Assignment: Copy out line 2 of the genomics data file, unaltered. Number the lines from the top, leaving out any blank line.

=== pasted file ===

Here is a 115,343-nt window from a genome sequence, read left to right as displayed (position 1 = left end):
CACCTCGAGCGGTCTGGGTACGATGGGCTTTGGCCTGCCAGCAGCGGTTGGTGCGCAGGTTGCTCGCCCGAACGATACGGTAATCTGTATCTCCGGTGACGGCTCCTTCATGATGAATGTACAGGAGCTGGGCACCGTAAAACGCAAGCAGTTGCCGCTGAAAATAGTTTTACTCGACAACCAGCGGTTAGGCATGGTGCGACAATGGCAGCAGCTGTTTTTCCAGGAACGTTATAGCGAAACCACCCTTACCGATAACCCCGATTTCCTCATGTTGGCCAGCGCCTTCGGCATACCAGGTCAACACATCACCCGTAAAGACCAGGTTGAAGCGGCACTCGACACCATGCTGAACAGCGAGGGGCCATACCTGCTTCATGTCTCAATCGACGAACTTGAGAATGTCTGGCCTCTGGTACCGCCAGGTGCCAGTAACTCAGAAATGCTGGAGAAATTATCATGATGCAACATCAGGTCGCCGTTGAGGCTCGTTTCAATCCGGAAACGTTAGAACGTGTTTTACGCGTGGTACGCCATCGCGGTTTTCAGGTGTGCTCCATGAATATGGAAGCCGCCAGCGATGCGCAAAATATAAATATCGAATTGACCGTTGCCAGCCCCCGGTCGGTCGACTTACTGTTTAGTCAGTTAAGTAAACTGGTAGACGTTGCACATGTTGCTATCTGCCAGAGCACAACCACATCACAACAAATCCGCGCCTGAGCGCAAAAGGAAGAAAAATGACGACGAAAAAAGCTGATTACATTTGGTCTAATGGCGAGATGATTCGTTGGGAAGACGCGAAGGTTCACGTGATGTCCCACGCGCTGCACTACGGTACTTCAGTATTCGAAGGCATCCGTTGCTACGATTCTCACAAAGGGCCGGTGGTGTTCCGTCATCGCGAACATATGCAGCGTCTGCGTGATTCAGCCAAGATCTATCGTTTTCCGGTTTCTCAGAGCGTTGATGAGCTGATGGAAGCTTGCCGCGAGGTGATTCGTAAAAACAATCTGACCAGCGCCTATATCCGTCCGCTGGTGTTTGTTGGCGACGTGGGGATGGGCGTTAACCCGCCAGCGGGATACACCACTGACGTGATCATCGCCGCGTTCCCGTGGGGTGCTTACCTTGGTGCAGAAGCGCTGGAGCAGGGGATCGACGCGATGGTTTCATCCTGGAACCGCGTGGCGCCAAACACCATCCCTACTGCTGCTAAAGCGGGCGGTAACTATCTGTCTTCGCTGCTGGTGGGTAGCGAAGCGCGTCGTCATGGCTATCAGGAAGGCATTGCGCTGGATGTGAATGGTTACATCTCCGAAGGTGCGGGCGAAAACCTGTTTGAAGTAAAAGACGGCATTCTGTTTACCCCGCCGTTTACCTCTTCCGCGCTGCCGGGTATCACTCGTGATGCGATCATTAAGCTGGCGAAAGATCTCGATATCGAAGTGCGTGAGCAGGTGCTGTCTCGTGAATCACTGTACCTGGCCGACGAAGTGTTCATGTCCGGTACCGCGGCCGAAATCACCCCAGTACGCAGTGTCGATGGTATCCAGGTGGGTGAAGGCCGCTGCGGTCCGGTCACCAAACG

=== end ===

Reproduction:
CACCTCGAGCGGTCTGGGTACGATGGGCTTTGGCCTGCCAGCAGCGGTTGGTGCGCAGGTTGCTCGCCCGAACGATACGGTAATCTGTATCTCCGGTGACGGCTCCTTCATGATGAATGTACAGGAGCTGGGCACCGTAAAACGCAAGCAGTTGCCGCTGAAAATAGTTTTACTCGACAACCAGCGGTTAGGCATGGTGCGACAATGGCAGCAGCTGTTTTTCCAGGAACGTTATAGCGAAACCACCCTTACCGATAACCCCGATTTCCTCATGTTGGCCAGCGCCTTCGGCATACCAGGTCAACACATCACCCGTAAAGACCAGGTTGAAGCGGCACTCGACACCATGCTGAACAGCGAGGGGCCATACCTGCTTCATGTCTCAATCGACGAACTTGAGAATGTCTGGCCTCTGGTACCGCCAGGTGCCAGTAACTCAGAAATGCTGGAGAAATTATCATGATGCAACATCAGGTCGCCGTTGAGGCTCGTTTCAATCCGGAAACGTTAGAACGTGTTTTACGCGTGGTACGCCATCGCGGTTTTCAGGTGTGCTCCATGAATATGGAAGCCGCCAGCGATGCGCAAAATATAAATATCGAATTGACCGTTGCCAGCCCCCGGTCGGTCGACTTACTGTTTAGTCAGTTAAGTAAACTGGTAGACGTTGCACATGTTGCTATCTGCCAGAGCACAACCACATCACAACAAATCCGCGCCTGAGCGCAAAAGGAAGAAAAATGACGACGAAAAAAGCTGATTACATTTGGTCTAATGGCGAGATGATTCGTTGGGAAGACGCGAAGGTTCACGTGATGTCCCACGCGCTGCACTACGGTACTTCAGTATTCGAAGGCATCCGTTGCTACGATTCTCACAAAGGGCCGGTGGTGTTCCGTCATCGCGAACATATGCAGCGTCTGCGTGATTCAGCCAAGATCTATCGTTTTCCGGTTTCTCAGAGCGTTGATGAGCTGATGGAAGCTTGCCGCGAGGTGATTCGTAAAAACAATCTGACCAGCGCCTATATCCGTCCGCTGGTGTTTGTTGGCGACGTGGGGATGGGCGTTAACCCGCCAGCGGGATACACCACTGACGTGATCATCGCCGCGTTCCCGTGGGGTGCTTACCTTGGTGCAGAAGCGCTGGAGCAGGGGATCGACGCGATGGTTTCATCCTGGAACCGCGTGGCGCCAAACACCATCCCTACTGCTGCTAAAGCGGGCGGTAACTATCTGTCTTCGCTGCTGGTGGGTAGCGAAGCGCGTCGTCATGGCTATCAGGAAGGCATTGCGCTGGATGTGAATGGTTACATCTCCGAAGGTGCGGGCGAAAACCTGTTTGAAGTAAAAGACGGCATTCTGTTTACCCCGCCGTTTACCTCTTCCGCGCTGCCGGGTATCACTCGTGATGCGATCATTAAGCTGGCGAAAGATCTCGATATCGAAGTGCGTGAGCAGGTGCTGTCTCGTGAATCACTGTACCTGGCCGACGAAGTGTTCATGTCCGGTACCGCGGCCGAAATCACCCCAGTACGCAGTGTCGATGGTATCCAGGTGGGTGAAGGCCGCTGCGGTCCGGTCACCAAACG